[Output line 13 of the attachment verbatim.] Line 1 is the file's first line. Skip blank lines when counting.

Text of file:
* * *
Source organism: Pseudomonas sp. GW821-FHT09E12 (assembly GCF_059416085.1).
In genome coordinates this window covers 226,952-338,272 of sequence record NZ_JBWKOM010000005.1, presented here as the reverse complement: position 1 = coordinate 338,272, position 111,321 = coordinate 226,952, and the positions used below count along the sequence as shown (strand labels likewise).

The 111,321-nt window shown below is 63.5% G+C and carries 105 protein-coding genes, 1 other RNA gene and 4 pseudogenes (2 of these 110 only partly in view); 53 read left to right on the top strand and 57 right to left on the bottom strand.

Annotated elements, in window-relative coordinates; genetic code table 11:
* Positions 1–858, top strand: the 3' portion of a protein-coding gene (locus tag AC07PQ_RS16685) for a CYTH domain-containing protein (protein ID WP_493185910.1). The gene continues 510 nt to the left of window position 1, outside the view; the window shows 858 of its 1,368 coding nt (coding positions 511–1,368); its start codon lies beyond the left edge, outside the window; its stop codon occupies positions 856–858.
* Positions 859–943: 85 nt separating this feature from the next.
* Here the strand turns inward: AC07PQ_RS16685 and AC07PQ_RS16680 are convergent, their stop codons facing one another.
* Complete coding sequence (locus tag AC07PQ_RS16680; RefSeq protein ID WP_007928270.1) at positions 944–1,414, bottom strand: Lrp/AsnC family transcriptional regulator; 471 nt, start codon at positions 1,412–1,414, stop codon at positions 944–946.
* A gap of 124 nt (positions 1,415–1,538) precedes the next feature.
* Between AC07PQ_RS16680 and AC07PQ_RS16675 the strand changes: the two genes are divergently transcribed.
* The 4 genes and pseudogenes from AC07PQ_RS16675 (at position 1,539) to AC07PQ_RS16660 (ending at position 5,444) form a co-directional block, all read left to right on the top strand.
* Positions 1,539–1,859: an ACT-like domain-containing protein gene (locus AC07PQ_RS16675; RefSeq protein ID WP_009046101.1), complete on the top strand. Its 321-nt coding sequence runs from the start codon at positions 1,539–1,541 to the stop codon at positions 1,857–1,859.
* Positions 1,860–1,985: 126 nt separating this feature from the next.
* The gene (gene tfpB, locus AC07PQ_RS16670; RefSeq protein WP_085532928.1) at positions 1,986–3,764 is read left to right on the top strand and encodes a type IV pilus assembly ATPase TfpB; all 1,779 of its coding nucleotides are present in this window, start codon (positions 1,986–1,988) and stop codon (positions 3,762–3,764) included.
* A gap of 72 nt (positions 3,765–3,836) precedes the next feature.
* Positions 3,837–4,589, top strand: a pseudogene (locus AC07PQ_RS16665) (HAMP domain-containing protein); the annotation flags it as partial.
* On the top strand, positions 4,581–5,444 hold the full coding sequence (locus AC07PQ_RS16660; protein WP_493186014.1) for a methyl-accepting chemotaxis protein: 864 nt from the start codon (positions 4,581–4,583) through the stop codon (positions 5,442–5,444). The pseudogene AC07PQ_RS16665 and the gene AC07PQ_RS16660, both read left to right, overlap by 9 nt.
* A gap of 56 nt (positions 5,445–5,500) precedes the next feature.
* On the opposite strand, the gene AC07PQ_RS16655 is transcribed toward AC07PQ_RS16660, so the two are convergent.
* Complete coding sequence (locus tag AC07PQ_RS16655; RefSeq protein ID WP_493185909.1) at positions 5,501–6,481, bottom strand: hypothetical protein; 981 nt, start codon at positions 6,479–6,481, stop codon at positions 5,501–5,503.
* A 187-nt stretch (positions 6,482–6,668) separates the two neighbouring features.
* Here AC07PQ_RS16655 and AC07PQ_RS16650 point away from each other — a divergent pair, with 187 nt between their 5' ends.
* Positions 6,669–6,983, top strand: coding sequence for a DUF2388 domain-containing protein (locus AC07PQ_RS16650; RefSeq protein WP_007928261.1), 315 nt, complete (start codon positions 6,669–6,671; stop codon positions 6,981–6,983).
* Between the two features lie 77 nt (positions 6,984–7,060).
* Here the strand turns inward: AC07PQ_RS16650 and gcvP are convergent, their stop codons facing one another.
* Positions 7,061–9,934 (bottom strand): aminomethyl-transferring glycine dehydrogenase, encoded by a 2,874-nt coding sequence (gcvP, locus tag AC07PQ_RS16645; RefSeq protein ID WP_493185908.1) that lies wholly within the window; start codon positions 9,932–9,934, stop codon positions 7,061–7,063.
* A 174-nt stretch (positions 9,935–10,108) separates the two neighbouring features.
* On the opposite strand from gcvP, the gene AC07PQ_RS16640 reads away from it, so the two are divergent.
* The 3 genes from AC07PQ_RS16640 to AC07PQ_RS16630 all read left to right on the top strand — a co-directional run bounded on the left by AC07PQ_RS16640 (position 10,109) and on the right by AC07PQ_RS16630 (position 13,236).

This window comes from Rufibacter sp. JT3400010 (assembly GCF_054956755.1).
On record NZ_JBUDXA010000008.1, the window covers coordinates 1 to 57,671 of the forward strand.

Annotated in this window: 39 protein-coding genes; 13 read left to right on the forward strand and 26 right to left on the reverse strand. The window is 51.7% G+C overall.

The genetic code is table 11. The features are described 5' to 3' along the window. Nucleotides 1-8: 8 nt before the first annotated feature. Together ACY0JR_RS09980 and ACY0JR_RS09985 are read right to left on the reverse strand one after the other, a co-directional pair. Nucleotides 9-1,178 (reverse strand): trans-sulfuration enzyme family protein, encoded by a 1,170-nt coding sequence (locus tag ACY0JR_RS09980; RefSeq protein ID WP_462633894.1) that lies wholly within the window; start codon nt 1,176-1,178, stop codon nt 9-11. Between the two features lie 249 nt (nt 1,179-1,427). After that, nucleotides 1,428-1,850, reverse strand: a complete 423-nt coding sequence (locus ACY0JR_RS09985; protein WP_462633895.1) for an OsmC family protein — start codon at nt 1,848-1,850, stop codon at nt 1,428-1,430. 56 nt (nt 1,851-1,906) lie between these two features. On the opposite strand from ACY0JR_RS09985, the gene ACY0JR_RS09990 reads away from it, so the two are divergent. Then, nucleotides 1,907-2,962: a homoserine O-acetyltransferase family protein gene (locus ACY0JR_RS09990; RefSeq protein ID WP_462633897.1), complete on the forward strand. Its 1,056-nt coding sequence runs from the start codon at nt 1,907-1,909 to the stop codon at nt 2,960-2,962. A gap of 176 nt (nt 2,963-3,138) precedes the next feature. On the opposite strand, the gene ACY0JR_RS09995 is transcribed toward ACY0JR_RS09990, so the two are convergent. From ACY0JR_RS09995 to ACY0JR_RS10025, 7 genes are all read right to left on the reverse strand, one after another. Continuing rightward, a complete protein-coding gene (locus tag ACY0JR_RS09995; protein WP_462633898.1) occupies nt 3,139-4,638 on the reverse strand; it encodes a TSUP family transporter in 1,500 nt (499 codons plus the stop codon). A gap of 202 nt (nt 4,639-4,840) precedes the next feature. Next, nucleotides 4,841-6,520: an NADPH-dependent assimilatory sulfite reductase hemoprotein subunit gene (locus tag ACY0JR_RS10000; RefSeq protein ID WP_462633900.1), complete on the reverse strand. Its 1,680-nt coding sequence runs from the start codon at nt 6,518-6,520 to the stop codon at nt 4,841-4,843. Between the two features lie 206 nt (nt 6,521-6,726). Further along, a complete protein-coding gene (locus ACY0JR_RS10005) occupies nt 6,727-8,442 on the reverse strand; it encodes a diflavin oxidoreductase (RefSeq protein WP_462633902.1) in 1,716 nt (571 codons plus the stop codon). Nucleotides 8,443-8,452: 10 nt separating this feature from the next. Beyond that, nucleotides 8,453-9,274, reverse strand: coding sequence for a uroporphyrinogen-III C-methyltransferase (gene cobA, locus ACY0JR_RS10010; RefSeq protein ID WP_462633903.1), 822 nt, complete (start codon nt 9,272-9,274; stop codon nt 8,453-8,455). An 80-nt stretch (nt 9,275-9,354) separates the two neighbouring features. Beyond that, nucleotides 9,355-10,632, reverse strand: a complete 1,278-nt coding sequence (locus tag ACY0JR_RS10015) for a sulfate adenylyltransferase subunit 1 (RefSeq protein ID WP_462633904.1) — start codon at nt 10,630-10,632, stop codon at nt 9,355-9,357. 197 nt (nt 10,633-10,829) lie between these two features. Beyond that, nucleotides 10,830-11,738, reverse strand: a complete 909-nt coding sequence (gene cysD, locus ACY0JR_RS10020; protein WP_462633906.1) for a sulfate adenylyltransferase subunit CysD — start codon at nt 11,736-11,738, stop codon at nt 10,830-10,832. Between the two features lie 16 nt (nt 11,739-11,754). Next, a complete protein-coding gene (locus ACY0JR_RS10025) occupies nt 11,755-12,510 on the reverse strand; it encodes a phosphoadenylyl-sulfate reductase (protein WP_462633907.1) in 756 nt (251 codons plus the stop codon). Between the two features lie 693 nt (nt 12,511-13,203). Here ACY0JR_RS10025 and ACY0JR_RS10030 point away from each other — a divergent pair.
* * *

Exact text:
* Positions 1,860–1,985: 126 nt separating this feature from the next.